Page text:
May 31st, 2015

smirk by geekilicious

Book 61

Stealing the Wind (Mermen of Ea, #1)Stealing the Wind by Shira Anthony

My rating: 4 of 5 stars

I really enjoyed this one. Taran, a young slave boy, is kidnapped by a pirate, Rider and in many ways Taran doesn't mind. He's always wanted to be on the sea and he is well treated by Rider and his partner, Bastian. Taran is quickly brought into their bed with the promise of release after three years of service both to the ship and to them. He is content with his life until he has to go overboard to save a friend who fell over during a storm.

Taran miraculously doesn't die but he finds himself in the hands of another captain, Ian, who is rivals at best with Rider. As Ian's prisoner Taran's life goes a little sideways. Ian has a deep secrets but Taran does as well, ones he's not even aware of. Ian finds himself drawn to Taran almost instantly but bound to duty he does something that has dire consequences for Taran.

The action really kicks off as Ian tries to right that mistake and Taran learns more about who and what he truly is.

Ian and Taran are very enjoyable characters and I had a lot of fun with this.


Book 52: The Bees by Laline Paull

Book 52: The Bees.
Author: Laline Paull, 2014.
Genre: Fantasy. Animal Behaviour. Dystopia.
Other Details: Paperback. 352 pages.

Born into the lowest class of her society, Flora 717 is a sanitation bee, only fit to clean her orchard hive. Living to accept, obey and serve, she is prepared to sacrifice everything for her beloved holy mother, the Queen. Yet Flora has talents that are not typical of her kin. And while mutant bees are usually instantly destroyed, Flora is reassigned to feed the newborns, before becoming a forager, collecting pollen on the wing. Then she finds her way into the Queen’s inner sanctum, where she discovers secrets both sublime and ominous.

Enemies roam everywhere, from the fearsome fertility police to the high priestesses who jealously guard the Hive Mind. But Flora cannot help but break the most sacred law of all, and her instinct to serve is overshadowed by a desire, as overwhelming as it is forbidden…
- synopsis from UK publisher's website.

This was a novel that won me over. At first some of the anthropomorphic elements reminded me too much of an animation such as A Bug's Life with the bees using tools and doing things no actual bee could. I had been pre-warned about this by other members of the shadowing reading group.

However, the power of the narrative about Flora's own progression and the nature of the hive society with its rigid caste system had a great deal to convey about many themes. So that mild irritation faded quickly and I could appreciate it as a fantasy that in its own way dealt with aspects of our own society as well as shining a light on the environmental issues that are threatening our bees. I did find that reading the novel made me more interested in the natural history associated with bees and I was going on line to check various aspects.

There are themes that call to mind 'Brave New World' and in a number of reviews 'The Handmaid's Tale' is also cited and yet I felt this was a unique and highly memorable novel. Could it win the Baileys Prize? It would be a brave choice given the subject matter and there will be those that will not look beyond the surface to see themes relevant to our world. I know that the story of Flora 717 will remain with me.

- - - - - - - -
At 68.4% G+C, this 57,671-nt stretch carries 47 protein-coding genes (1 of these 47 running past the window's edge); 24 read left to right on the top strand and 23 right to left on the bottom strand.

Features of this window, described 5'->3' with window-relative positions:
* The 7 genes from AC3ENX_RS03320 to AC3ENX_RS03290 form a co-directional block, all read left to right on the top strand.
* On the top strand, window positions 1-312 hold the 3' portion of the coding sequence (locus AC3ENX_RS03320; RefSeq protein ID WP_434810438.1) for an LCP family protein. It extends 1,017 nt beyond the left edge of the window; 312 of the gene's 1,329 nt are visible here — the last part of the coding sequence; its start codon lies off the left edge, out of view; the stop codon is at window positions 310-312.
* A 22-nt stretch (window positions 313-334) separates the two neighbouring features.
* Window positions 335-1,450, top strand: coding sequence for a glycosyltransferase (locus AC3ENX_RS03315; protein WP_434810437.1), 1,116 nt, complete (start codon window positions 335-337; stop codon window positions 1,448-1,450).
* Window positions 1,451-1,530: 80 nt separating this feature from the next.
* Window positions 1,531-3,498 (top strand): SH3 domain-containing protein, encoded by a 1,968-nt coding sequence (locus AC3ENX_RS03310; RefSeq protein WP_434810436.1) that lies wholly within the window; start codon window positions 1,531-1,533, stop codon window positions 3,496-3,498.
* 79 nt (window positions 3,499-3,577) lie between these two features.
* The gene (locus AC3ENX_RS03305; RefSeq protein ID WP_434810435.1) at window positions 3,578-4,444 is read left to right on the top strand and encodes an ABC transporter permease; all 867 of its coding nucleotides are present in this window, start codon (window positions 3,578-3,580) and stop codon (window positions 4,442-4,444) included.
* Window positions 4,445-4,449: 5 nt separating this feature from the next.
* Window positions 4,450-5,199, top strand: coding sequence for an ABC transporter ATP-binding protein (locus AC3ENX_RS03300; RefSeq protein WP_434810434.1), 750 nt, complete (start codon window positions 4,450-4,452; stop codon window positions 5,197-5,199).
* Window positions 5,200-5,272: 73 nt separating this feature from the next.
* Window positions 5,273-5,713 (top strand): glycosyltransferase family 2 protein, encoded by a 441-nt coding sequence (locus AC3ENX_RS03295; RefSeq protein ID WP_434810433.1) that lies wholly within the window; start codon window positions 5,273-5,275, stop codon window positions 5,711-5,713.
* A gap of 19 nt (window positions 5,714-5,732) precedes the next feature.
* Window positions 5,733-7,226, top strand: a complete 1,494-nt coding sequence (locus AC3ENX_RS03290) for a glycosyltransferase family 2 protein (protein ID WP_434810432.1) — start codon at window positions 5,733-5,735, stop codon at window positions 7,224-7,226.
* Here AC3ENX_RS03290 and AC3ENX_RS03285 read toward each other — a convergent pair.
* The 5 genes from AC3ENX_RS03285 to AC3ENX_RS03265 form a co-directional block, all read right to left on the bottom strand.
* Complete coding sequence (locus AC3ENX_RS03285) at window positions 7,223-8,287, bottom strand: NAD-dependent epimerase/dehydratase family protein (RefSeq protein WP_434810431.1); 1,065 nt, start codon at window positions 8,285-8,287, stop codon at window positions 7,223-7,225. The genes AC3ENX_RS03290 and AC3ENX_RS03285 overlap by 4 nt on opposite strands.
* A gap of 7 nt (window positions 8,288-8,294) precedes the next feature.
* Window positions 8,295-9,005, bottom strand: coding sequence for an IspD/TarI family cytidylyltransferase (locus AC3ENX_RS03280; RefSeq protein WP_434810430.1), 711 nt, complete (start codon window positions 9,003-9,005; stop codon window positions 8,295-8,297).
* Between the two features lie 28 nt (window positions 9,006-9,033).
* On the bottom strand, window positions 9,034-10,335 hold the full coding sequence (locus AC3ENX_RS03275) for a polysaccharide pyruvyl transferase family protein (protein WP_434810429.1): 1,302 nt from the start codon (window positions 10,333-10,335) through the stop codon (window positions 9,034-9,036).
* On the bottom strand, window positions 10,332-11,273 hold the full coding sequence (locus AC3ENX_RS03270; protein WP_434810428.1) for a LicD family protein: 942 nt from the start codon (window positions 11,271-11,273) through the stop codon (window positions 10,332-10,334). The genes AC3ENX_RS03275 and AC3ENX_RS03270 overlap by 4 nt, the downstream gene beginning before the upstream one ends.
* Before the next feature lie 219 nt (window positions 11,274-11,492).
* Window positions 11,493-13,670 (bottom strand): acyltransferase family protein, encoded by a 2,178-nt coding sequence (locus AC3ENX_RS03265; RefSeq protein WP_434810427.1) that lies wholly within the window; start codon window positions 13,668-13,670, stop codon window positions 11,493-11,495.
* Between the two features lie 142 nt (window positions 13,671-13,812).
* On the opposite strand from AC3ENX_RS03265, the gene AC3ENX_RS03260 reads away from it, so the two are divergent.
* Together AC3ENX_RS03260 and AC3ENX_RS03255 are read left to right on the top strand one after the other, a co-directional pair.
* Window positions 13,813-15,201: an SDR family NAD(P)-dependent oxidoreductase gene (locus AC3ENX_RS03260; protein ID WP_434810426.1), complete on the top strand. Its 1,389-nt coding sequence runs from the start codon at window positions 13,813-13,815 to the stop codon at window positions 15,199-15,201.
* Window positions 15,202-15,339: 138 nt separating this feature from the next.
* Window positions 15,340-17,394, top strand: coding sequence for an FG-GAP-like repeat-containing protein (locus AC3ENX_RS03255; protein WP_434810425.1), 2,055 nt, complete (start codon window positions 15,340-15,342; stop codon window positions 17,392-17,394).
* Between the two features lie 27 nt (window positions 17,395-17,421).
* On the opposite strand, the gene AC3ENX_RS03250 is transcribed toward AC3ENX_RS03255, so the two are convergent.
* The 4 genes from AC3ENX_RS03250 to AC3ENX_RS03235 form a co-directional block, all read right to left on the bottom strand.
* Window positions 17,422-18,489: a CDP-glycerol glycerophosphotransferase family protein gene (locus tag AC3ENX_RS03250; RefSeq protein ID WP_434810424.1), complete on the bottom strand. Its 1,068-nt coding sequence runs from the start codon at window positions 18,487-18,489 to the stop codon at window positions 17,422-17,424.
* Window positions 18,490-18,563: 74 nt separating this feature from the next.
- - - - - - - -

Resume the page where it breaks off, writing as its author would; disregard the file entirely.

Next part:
Book #24: The Hunger Games: Catching Fire by Suzanne Collins

Number of pages: 440

The second Hunger Games novel is somewhat darker from the previous one, and follows on directly from where the first book left off.

The angle of the story changes slightly by introducing politics, and the very slimy President Snow, who is loathable almost as soon as he shows up. The first part of the book involves the beginnings of an uprising and the heroine, Katniss Everdene, being forced into an unwanted marriage engagement.

The tone of the book in the first part felt almost satirical, with the recurring theme of characters having to look good for the sake of public relations; my favourite line was Haymitch complaining after someone lashes out at Katniss, that she's got a photoshoot to attend. There is also a subplot involving characters who are trying to find the supposedly fictional District 13 (we are told the world the characters live in has districts numbered 1 to 12).

The Hunger Games themselves do feature, but not to the extent that they did in the first book; this was probably a good idea, avoiding the risk of the trilogy completely cannibalising itself. In this book, Katniss ends up having to do the games again, but they don't start until about two thirds of the way in.

This time round, author Suzanne Collins spices things up. The original book, while futuristic and dystopian, did not exactly feel like something that I would classify as science fiction. This book introduces sci-fi elements by the appearance of, among other things, poison gas and feral monkeys into the hunger games.

Reading this, I found that the plot slowed down a little in the middle, as the characters prepared for the games again, but once the character were in the arena, the tension never let up, and it all led to quite a shocking conclusion regarding who can be trusted and the lengths the people in power would go to. The only real problem I had with the book was near the start when the narrative recapped on events from the first book presumably for anyone who forgot, or who decided to start with this one.

As for the book's final line, it left me stunned, and I am looking forward to reading the next book to see how it all ends.

Next book: The Kite Runner (Khaled Hosseini)